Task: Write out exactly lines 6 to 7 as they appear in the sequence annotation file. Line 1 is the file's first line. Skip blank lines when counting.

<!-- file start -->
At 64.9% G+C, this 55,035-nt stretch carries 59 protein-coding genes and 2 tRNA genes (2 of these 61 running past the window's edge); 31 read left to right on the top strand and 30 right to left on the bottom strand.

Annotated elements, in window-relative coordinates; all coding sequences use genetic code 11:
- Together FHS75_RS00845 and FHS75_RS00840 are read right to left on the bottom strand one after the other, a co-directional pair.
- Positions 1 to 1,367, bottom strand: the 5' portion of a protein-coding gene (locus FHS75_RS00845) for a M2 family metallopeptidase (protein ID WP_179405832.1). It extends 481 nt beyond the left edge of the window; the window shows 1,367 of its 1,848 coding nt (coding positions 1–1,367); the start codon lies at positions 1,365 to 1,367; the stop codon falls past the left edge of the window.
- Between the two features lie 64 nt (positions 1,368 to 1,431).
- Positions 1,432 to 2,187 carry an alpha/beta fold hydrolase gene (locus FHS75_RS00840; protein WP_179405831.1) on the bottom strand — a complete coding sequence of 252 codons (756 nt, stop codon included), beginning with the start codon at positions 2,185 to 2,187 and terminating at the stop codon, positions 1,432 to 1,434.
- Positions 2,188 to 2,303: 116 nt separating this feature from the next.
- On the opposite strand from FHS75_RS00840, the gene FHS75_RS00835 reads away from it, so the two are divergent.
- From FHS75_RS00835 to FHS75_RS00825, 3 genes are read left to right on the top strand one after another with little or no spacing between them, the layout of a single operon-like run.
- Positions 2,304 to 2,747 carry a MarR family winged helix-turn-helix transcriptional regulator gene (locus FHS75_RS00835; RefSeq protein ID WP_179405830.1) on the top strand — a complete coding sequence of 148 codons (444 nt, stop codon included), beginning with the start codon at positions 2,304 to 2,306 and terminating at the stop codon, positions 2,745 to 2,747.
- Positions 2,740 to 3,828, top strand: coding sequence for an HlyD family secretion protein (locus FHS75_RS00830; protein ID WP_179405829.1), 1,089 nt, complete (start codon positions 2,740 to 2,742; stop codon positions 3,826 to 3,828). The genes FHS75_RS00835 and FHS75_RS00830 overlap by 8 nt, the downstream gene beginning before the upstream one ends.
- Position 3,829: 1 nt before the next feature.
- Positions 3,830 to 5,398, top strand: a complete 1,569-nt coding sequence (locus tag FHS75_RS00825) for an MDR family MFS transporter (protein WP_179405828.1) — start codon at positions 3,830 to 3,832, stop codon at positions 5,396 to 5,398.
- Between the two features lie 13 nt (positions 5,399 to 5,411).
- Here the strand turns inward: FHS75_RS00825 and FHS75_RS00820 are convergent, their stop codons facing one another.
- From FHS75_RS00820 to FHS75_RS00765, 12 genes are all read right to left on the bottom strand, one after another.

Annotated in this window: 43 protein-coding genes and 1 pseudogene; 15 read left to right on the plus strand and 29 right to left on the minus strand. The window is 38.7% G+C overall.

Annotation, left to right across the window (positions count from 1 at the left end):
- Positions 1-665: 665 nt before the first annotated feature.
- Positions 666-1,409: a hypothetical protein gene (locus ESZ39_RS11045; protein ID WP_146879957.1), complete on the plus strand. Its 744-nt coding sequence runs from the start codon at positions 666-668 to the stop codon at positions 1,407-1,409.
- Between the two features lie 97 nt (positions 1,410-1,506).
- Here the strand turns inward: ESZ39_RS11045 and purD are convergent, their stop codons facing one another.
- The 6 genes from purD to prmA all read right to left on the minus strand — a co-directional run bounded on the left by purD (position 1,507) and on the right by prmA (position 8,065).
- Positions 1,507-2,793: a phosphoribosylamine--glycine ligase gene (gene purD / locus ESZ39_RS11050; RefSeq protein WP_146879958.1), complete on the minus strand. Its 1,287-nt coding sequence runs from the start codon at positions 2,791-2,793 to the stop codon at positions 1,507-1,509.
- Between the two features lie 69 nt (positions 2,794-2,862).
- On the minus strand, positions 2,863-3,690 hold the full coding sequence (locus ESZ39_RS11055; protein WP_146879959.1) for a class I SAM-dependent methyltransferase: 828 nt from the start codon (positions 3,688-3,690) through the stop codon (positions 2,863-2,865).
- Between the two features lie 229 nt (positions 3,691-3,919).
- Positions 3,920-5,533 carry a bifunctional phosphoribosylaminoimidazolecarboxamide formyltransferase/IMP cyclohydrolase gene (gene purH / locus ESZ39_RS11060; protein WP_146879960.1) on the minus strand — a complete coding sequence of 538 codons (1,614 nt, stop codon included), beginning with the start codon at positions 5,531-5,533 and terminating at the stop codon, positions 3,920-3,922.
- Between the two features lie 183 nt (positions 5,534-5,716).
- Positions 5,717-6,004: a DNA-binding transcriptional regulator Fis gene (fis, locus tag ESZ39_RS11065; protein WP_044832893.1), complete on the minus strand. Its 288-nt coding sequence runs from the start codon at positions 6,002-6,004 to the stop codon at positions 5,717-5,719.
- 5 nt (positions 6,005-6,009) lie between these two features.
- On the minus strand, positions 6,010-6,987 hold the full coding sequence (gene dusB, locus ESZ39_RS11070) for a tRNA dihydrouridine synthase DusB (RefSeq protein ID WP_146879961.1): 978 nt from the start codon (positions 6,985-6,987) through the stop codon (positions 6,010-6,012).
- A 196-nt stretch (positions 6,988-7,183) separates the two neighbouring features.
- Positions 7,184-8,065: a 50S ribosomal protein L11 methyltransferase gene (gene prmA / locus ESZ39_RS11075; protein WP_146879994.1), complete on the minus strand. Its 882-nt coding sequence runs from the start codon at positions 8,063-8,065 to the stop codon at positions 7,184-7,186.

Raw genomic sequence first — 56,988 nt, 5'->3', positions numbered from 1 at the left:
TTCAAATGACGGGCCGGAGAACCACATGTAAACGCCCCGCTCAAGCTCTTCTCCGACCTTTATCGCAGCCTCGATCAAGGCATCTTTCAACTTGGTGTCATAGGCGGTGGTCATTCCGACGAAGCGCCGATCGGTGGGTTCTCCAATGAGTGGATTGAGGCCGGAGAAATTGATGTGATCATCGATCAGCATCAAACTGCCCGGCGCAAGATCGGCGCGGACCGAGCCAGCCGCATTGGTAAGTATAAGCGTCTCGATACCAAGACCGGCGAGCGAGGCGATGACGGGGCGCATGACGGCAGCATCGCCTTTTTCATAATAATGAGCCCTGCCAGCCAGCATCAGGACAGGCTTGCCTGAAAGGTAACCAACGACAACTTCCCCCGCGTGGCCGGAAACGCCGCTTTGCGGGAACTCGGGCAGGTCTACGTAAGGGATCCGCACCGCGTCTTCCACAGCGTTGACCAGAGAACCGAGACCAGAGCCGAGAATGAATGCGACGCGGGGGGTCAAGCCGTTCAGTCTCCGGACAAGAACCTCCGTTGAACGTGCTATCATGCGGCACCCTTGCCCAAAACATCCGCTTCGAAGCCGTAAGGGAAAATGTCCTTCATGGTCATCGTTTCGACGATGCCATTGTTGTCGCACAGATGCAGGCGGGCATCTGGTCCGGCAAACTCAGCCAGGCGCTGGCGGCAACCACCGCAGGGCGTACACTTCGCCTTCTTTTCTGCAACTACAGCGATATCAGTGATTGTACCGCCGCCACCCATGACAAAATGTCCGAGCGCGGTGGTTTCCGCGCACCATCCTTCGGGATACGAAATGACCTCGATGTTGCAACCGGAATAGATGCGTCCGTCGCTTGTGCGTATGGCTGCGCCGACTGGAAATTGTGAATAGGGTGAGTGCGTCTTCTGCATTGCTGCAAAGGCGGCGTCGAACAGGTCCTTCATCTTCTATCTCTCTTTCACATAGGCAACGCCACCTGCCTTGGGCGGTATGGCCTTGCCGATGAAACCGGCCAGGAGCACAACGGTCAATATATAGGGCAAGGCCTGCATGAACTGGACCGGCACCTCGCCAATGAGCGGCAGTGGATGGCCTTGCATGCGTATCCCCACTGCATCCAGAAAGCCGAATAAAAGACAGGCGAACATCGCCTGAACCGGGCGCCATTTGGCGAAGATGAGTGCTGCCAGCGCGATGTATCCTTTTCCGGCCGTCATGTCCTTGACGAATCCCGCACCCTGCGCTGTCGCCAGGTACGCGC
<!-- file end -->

- Positions 1,432 to 2,187 carry an alpha/beta fold hydrolase gene (locus FHS75_RS00840; protein WP_179405831.1) on the bottom strand — a complete coding sequence of 252 codons (756 nt, stop codon included), beginning with the start codon at positions 2,185 to 2,187 and terminating at the stop codon, positions 1,432 to 1,434.
- Positions 2,188 to 2,303: 116 nt separating this feature from the next.